In­dia-Pak­istan Po­ten­tial for Trade Lib­er­al­iza­tion

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Over the years, a pat­tern of ‘switch­ing’ ne­go­ti­a­tions has been seen be­tween In­dia and Pak­istan, al­ter­nat­ing be­tween terrorism and trade. But the talks in 2011 pre­sented both agen­das on the ta­ble. In­ter­est­ingly, these talks come af­ter a pe­riod of si­lence of two years af­ter the 2009 Mum­bai at­tacks and have been trig­gered by the cricket diplo­macy seen at the World Cup. The dif­fer­ence in the na­ture of the two events marks a healthy way for­ward.

Un­der the im­pact of glob­al­iza­tion, trade in­ter­de­pen­dence be­tween coun­tries is very im­por­tant. How­ever, in the case of In­dia and Pak­istan these as­pects have been se­ri­ously marred by po­lit­i­cal dis­putes.

Though the trade talks are un­struc­tured and open to mul­ti­ple is­sues, the ma­jor tar­get ap­pears to be the recog­ni­tion of MFN sta­tus for In­dia by Pak­istan. It is ex­pected that if Pak­istan of­fers this sta­tus to In­dia, ma­jor po­lit­i­cal dif­fer­ences could be re­solved.

Cur­rent trad­ing vol­ume

In 2005, both In­dia and Pak­istan wit­nessed a trade boom with ex­ports of 76% and 64%, re­spec­tively. This was a con­trast to the post-Mum­bai at­tacks sce­nario. The cur­rent trend of In­dia’s out­ward trade with US and China, with Pak­istan look­ing to­wards China and Iran for trade op­por­tu­ni­ties, can­not be de­scribed as wholly neg­a­tive. But if Pak­istan and In­dia were to come on board to­gether, trade would wit­ness newer pos­si­bil­i­ties.

The 2009-10 fig­ures re­veal a to­tal of only $1.78 bil­lion trade be­tween the two coun­tries, with In­dian ex­ports com­pris­ing $1.5 bil­lion and Pak­istan $0.28 bil­lion. This shows that the re­gion con­trib­utes less than 3 per­cent of the GDP to the global econ­omy, while it makes up 23 per­cent of the to­tal global pop­u­la­tion.

In con­trast to for­mal rev­enue build­ing trade, in­for­mal trad­ing worth bil­lions of dol­lars is be­ing car­ried across the borders of In­dia and Pak­istan. In fact, cross bor­der smuggling and move­ment of goods through per­sonal bag­gage are ma­jor con­trib­u­tors to the in­for­mal trade sec­tor.

An item be­ing sold at $1 in In­dia dou­ble in price by the time it reaches Pak­istan as it has crossed a long dis­tance and passed through many hands. The corruption of in­for­mal trad­ing is harm­ing both the coun­tries equally, just like the prob­lem of terrorism is not a sin­gle coun­try is­sue.


In Pak­istan’s in­ter­est, In­dian im­ports like sugar can boost the coun­try’s stocks. Re­duc­tion of im­port du­ties on fresh fruit, dry fruit and tex­tiles could move the trade graph up­wards. Cot­ton from China is ex­pen­sive for In­dia; Pak­istan can pro­mote cot­ton trade by road and through sea and rail to earn high rev­enues.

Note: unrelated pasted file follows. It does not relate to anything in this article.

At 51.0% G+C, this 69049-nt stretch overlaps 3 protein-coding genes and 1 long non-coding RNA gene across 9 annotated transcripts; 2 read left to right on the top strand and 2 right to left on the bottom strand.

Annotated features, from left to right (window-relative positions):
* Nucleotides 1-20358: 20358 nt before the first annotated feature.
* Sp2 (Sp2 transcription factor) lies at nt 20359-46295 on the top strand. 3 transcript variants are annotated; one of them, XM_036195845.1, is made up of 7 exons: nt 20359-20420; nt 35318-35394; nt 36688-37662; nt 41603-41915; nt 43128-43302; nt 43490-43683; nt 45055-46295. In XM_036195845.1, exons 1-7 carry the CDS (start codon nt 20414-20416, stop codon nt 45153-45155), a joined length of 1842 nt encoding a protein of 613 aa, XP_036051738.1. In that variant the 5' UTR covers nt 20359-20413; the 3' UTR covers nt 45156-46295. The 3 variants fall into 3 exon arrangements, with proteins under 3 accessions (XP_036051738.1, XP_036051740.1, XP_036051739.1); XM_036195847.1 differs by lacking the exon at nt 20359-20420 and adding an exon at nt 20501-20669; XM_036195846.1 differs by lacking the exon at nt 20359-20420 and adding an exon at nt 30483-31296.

Chem­i­cals and dyes, pre­cious min­er­als and stones, pulses and spices and au­to­mo­bile tyres are all bil­lions of worth in trade be­tween the two coun­tries. Ma­chin­ery and me­chan­i­cal ap­pli­ances, along with rub­ber and plas­tic can open new in­vest­ment op­por­tu­ni­ties.

The fash­ion in­dus­try and com­puter soft­ware from Pak­istan are ripe enough to reach the In­dian mar­ket. If col­lab­o­ra­tions in the IT, me­dia and fash­ion sec­tors are en­cour­aged in Pak­istan and In­dia can build strong trade ties in a short time.


Per­mis­sion to bring in live­stock and veg­eta­bles through the Wa­gah bor­der to cut soar­ing prices in Pak­istan is not worth it, un­less mar­ket­ing of Pak­istani prod­ucts in the In­dian mar­ket is done by ap­ply­ing the Economies of Scale con­cept.

Bulk man­u­fac­tur­ing of com­modi­ties like ce­ment, tex­tiles, phar­ma­ceu­ti­cal prod­ucts, syn­thetic fiber and con­sumer prod­ucts can be un­der­taken for the In­dian mar­ket for sale at cheaper rates. This could en­able Pak­istan to get a con­sid­er­able share with In­dian pro­duc­ers. Sim­i­larly, the pro­duc­tion from the In­dian in­dus­try could be uti­lized on the ba­sis of its huge man­u­fac­tur­ing ca­pac­ity and cheaper labour.

More im­por­tantly, Pak­istan has at­tained a sound pace of de­vel­op­ment in the telecom­mu­ni­ca­tion sec­tor. Ef­fec­tive strate­gies to pen­e­trate the In­dian mar­ket would bring huge prof­its. In the con­sumer goods and medicines, In­dia and Pak­istan should col­lab­o­rate for high pro­duc­tion at lower prices. This will cre­ate a fur­ther boost in de­mand.

As far as the trans­porta­tion of prod­ucts is con­cerned, the growth of both rail and air trans­port be­tween the two neigh­bours have suf­fered over the years un­der po­lit­i­cal pres­sure and se­cu­rity con­cerns. Road links have done bet­ter but they have not helped build trade vol­umes at any sig­nif­i­cant level.

In­di­rect routes used by traders such as Dubai, en­tail high cost with low re­turns. It is all the more im­por­tant that ship­ping and avi­a­tion agree­ments be re­vived in the in­ter­est of mean­ing­ful prof­its for both sides. Ac­cord­ing to an­a­lysts, a free trade agree­ment could bring in noth­ing less than $10 bil­lion worth of trade to the two coun­tries

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